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Don't Let Back Pain Keep You Down

By Beth Israel Deaconess Medical Center Staff

Valerie ("Val") Berzinis Mahtesian, 58, a high school computer science teacher, has always been extremely active and in good shape. A former avid runner, in her spare time she travels, dances, and rides her bike.

About 5 years ago, Val began experiencing severe pain in her lower back.

"Low back pain might feel like a continuous dull ache or a sudden sharp sensation that could make it difficult for some to move at all," explains Efstathios (Steve) Papavassiliou MD, Co-Director of the Spine Center at Beth Israel Deaconess Medical Center (BIDMC) and neurosurgeon. "The pain, we often call it 'acute' back pain, can be felt in the lower back, buttocks and/or the upper thigh areas."

After visiting her primary care physician, Val started seeing a chiropractor and going to physical therapy. The combination of treatments helped keep her pain to a minimum for a few years.

"Eventually, the pain returned, and it was so bad that I couldn't move or sleep at night," recalls Val. "I was miserable and knew this was no way to live."

The Spine Center at Beth Israel Deaconess Medical Center (BIDMC) was her next step. The Spine Center at BIDMC includes experts in neurosurgery, orthopedic surgery, pain management, physiatry, and physical therapy.

"Because Val's back pain had been going on for a long period of time, we ordered an imaging test, an MRI, to help us determine the cause and figure out a treatment plan," says Renee Moran, DO, Pain Management Specialist and Anesthesiologist at the Spine Center.

Dr. Moran points out that imaging tests (X-rays, MRIs, CT scans) are not usually recommended for patients within the first month of low back pain.  Most people feel better with or without any imaging tests within six weeks. The tests can be costly and usually do not change the treatment of the problem.

Val's MRI revealed common problems due to age-related wear and tear of the spine: lumbar generation, multiple disc bulges, facet arthopathy and severe narrowing of the spine. After thoroughly examining Val and going through her medical history, Dr. Moran recommended a lumbar epidural steroid injection as the best way to relieve her pain. She carefully explained the procedure to her.


First, a local anesthetic is used to numb the skin. Using a fluoroscope, an instrument with a screen that shows real-time moving images in X-ray form, the lumbar vertebra and epidural space is located. Then, an "anti-inflammatory" steroid, a synthetic version of what your body makes naturally, only stronger, is injected with a small needle. A contrast dye or solution is also injected to confirm the correct location.

The results of the procedure are different for everyone and any decrease in pain may only be temporary. Val realized a spinal injection was her best option at this point, and she booked the procedure.

Since her first injection, Val has had a series of spinal injections. At the beginning, she had the procedure every other month. By the third injection, she felt significant relieve. Each time, she felt increasingly better for a longer period of time.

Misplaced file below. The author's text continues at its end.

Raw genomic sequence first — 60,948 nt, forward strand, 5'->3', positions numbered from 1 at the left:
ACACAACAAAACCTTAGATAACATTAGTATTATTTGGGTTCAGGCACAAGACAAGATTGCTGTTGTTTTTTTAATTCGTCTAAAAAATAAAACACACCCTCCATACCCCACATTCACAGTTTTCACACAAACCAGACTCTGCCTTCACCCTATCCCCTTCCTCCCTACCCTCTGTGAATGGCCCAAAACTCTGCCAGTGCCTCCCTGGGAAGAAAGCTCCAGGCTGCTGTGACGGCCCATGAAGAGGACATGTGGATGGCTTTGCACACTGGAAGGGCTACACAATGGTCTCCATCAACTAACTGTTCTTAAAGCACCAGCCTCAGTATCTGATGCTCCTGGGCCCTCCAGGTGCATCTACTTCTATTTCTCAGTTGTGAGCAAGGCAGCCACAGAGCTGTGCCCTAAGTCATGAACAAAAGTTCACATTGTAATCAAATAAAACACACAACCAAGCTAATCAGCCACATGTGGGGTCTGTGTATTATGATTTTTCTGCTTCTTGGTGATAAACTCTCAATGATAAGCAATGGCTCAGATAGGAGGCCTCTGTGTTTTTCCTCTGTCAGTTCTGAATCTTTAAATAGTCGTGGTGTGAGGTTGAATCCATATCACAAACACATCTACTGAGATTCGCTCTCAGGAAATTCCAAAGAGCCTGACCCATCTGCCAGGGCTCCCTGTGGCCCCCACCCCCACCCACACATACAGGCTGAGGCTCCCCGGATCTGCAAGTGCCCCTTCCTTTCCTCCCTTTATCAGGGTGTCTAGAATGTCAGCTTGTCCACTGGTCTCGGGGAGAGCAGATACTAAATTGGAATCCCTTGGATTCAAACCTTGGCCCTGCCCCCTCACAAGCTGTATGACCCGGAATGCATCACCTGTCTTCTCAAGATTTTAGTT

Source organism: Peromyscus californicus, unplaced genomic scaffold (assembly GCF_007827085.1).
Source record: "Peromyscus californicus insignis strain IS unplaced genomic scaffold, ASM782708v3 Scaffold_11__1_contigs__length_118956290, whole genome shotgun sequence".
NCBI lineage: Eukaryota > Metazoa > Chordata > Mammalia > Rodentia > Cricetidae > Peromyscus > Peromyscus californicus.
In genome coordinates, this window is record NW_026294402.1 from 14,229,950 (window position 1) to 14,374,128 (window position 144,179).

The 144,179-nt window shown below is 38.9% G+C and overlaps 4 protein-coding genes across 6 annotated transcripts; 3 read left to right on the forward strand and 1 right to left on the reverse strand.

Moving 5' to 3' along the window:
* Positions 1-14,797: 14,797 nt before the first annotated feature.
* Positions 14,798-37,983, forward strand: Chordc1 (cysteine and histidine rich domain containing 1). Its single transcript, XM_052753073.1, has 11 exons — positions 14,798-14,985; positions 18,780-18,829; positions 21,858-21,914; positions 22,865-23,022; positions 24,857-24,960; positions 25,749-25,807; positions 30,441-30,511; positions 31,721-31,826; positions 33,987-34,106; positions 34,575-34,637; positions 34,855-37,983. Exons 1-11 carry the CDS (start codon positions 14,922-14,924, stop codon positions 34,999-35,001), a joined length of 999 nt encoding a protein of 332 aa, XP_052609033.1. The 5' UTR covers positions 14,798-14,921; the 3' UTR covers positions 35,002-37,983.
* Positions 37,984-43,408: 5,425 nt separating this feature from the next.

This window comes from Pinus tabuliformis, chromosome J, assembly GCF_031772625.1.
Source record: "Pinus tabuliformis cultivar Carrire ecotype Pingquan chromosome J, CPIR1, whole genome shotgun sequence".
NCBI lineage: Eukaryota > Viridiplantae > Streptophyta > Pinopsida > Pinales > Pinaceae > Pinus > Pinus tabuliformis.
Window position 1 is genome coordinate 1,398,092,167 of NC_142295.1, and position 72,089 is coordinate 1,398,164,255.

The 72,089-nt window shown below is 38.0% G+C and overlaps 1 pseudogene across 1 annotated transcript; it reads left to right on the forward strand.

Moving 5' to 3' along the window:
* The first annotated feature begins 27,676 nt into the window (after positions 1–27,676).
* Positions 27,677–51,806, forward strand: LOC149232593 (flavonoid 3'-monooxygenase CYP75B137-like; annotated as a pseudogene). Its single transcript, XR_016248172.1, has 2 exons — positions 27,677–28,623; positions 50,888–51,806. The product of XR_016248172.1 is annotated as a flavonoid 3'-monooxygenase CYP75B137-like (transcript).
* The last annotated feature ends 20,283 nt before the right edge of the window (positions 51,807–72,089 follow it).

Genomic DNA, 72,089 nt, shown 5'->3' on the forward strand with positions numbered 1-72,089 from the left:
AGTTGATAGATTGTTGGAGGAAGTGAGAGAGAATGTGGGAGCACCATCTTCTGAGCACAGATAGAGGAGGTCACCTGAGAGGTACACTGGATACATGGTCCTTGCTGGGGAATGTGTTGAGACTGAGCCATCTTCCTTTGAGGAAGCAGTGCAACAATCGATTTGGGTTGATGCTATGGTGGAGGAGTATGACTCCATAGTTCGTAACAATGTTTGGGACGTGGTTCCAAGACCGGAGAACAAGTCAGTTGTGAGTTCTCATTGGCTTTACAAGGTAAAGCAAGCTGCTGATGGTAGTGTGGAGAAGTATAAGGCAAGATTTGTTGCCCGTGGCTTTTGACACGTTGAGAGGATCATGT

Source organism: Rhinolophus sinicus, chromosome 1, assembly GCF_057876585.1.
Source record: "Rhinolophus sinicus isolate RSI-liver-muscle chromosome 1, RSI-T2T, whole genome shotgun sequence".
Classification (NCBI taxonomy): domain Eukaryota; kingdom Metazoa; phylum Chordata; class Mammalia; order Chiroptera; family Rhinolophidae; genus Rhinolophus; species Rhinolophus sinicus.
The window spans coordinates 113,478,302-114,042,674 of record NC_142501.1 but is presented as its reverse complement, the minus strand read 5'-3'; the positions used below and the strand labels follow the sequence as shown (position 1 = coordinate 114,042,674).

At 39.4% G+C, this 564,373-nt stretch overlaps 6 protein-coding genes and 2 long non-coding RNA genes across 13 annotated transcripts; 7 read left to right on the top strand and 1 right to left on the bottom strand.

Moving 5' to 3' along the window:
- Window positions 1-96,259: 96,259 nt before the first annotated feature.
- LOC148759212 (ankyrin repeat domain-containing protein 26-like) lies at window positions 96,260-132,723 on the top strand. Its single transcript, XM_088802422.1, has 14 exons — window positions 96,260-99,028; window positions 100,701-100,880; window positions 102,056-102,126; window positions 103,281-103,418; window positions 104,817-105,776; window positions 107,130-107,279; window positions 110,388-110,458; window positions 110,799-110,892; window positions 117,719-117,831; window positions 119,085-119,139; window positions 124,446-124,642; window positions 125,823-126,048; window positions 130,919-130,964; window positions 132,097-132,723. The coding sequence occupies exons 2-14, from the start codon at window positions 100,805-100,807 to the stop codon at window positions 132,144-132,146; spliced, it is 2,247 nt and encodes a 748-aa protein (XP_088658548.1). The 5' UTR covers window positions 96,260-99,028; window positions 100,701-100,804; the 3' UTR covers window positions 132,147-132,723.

Most recently, Dr. Moran concluded that Val's sacroiliac joint (the area where the spine and pelvis bone meet) would benefit from steroid injections. Between the last two injections, Val felt good enough to wait about seven months, and she is hopeful to increase that number to once a year.

"It's working for me as a temporary solution," says Val. "It's not fixing the problem, but it's getting rid of the pain."

Val has been busy frequenting the beach, traveling every weekend, and vows to dance to live music at least once a month.

"For however long this lasts, I will enjoy it," says Val.


Unlike Val, Peter Donaghey, 61, had a specific incident in which he injured his back.  An electrician for a large university in Boston, Peter slipped while walking down a flight of stairs.

"The pain I felt after my fall was so severe," Peter recalls.

His medical provider prescribed a combination of pain medication and a vigorous physical therapy regime. But, the pain didn't go away.

Several months later, Peter was also referred to the Spine Center at BIDMC. Stefan Muzin, MD, a physiatrist, ordered an MRI on Peter's back.

The MRI revealed several problematic areas due to the normal aging process, as well as herniated discs made worse by his injury.  Dr. Muzin recommended a transforaminal epidural spinal injection to help relieve Peter's back pain.  This injection procedure is similar to the procedure Val had, except it targets a space closer to the nerve root.

Dr. Muzin gave Peter two injections in different locations, one immediately after the other.  The procedure lasted about 25 minutes.

"Everybody responds differently to injections, and on average, a patient will receive 1-3 injections over a period of time," explains Dr. Muzin.

Peter felt pain relief immediately, and so far it's lasting. He is off pain medications and doing his physical therapy exercises at home.

"I'm able to kayak again and getting ready to ready to ride a bike soon," says Peter. "My pain is not completely gone, but it's a lot better."

According to Dr. Muzin, approximately 80 percent of the Spine Center's patients benefit from conservative treatments, such as spinal injections.

"When a patient has been receiving injections for a long time, the condition worsens or the injection isn't relieving the pain anymore, I just step out into the hall to speak with one of our spine surgeons on the Spine Center team about evaluating my patient."

Above content provided by Beth Israel Deaconess Medical Center. For advice about your medical care, consult your doctor. Posted August 2016


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